New York City has joined an expanding chorus of local governments, businesses, and medical groups urging Governor Kathy Hochul to veto a bill that would expand the compensable damages to surviving family in wrongful death lawsuits. Hochul already vetoed a version of the Grieving Families Act in January, citing its potential to raise liability insurance costs and hurt small businesses. The current, more limited version’s sponsors, including Manhattan State Senator Brad Hoylman-Sigal, have since expressed confidence that their differences with the governor are now resolved. Other critics of the bill remain unmoved.
While the state’s current, 175-year-old wrongful death statute is centered on the damages sustained from financial loss, the Grieving Families Act would amend the statute to also acknowledge the emotional and psychological toll of tragedy. Under the proposed law, family members would be allowed to recover damages for grief or anguish, loss of companionship, and loss of nurture, guidance, and counsel.
“We’ve denied countless family members the proper consideration for their loved ones since the current statute considers only economic loss,” said Hoylman-Sigal. “Courts are forced to discount the value of lives in wrongful death actions for those who aren’t breadwinners for their families, resulting in a disproportionate negative impact on people of color, women, children, seniors, and New Yorkers with disabilities.”
Opponents maintain that even with the now-reduced scope of the bill, it would drive up insurance costs and put further strain on local government budgets. The oft-cited Millman Report, an actuarial study prepared by a research nonprofit called the New York Civil Justice Institute, estimates that the Grieving Families Act could increase liability premiums by as much as $2.2 billion annually. The New York Civil Justice Institute, which labels itself a “non-partisan research organization,” is an official research arm of the Lawsuit Reform Alliance of New York, itself a “broad-based coalition of hardworking New York business leaders, professionals, and consumers who are committed to changing New York’s burdensome and expensive legal system to help create more jobs and energize our state’s economy.”
Holyman-Sigal dismissed the Institute as a “phony group” that “exists solely to crank out propaganda for the insurance industry.” He also theorized that the insurance industry is pressuring city governments to echo their own positions and statements.
And they are putting the governor on notice; after the bill passed, more than 30 industry groups across New York sent a letter to Hochul asking her to wield her veto pen. “As we seek to recover from the far-reaching impacts of the pandemic, we must pursue policies that help, rather than harm, the state’s business community,” they wrote. “New York cannot afford to adopt new laws that drain our public coffers, discourage entrepreneurship, and stifle economic activity.”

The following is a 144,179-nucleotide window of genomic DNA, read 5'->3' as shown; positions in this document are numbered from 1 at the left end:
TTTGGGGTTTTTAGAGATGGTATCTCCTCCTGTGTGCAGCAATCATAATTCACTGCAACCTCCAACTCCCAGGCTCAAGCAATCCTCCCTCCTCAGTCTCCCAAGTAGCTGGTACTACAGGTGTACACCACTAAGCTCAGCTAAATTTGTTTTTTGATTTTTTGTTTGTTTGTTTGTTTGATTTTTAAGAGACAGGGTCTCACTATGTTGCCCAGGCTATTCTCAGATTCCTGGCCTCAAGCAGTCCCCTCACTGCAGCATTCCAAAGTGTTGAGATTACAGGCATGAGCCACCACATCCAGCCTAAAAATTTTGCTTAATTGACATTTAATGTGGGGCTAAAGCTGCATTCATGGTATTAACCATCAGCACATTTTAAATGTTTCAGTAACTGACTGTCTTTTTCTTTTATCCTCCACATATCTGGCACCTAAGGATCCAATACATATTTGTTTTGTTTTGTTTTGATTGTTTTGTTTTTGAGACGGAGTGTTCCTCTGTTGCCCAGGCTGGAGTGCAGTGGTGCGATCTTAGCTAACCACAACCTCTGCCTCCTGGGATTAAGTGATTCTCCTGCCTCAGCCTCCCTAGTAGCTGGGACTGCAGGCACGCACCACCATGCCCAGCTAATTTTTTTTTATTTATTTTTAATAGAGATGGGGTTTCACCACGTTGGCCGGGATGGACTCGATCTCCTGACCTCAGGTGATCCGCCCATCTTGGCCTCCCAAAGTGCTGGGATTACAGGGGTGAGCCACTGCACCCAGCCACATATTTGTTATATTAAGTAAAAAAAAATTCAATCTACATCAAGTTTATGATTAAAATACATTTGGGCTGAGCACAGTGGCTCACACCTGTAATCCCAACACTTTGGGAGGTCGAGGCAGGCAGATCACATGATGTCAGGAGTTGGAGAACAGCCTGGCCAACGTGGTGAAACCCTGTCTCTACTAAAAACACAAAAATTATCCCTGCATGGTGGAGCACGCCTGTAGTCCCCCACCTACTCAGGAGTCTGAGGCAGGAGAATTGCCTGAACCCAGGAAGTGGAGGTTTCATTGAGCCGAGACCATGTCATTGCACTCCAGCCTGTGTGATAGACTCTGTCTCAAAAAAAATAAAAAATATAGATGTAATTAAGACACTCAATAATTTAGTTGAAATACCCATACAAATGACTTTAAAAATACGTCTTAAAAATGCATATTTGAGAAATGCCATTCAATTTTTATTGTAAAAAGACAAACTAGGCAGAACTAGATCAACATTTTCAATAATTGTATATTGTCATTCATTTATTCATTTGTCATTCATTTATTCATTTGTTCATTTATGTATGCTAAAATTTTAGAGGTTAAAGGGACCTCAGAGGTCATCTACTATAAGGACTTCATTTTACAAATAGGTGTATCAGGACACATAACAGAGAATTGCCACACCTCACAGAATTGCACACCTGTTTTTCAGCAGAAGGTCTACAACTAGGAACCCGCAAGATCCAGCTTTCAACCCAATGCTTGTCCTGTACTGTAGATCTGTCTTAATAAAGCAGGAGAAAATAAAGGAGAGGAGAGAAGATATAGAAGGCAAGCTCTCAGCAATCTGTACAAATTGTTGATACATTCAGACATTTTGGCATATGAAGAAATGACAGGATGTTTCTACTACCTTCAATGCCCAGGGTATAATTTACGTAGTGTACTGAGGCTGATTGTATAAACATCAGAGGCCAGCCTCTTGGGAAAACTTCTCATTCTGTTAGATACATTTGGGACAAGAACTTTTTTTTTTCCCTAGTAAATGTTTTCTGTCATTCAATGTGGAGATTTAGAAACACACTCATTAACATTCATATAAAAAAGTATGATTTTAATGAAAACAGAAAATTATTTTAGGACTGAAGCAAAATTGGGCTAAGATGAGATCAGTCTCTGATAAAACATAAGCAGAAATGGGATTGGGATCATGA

The Business Council of New York, Associated Builders and Contractors Empire State, the New York State Hospitality & Tourism Association, and the Lawsuit Reform Alliance of New York all put their names on the letter. The New York City Mayor’s Office of State Legislative Affairs filed a separate memorandum opposing the Grieving Families Act, just as they did in 2021 and 2022. City officials did not respond to calls for comment from Straus News on their latest move to oppose the revised bill.
Holyman-Sigal told Straus News that he was, until now, unaware that the City had come out against the legislation. “They didn’t speak to the sponsors for an explanation,” he said. “I don’t know what clout the city has in Albany these days. But this administration has its hands full. They should be focused on building more housing, supporting mass transit, providing new funding for libraries and the arts, rather than denying compensation from families of loved ones who have been wrongfully killed.”
The current version of the Grieving Families Act, sponsored by Hoylman-Sigal in the Senate and by Assemblymember Helene Weinstein the lower house, passed the state legislature in June. Both have made changes to meet Hochul in the middle, such as by setting the time permitted to bring a wrongful death statute to three years—six months less than in the previous bill. Hochul, for her part, has not given clear signals about her intentions.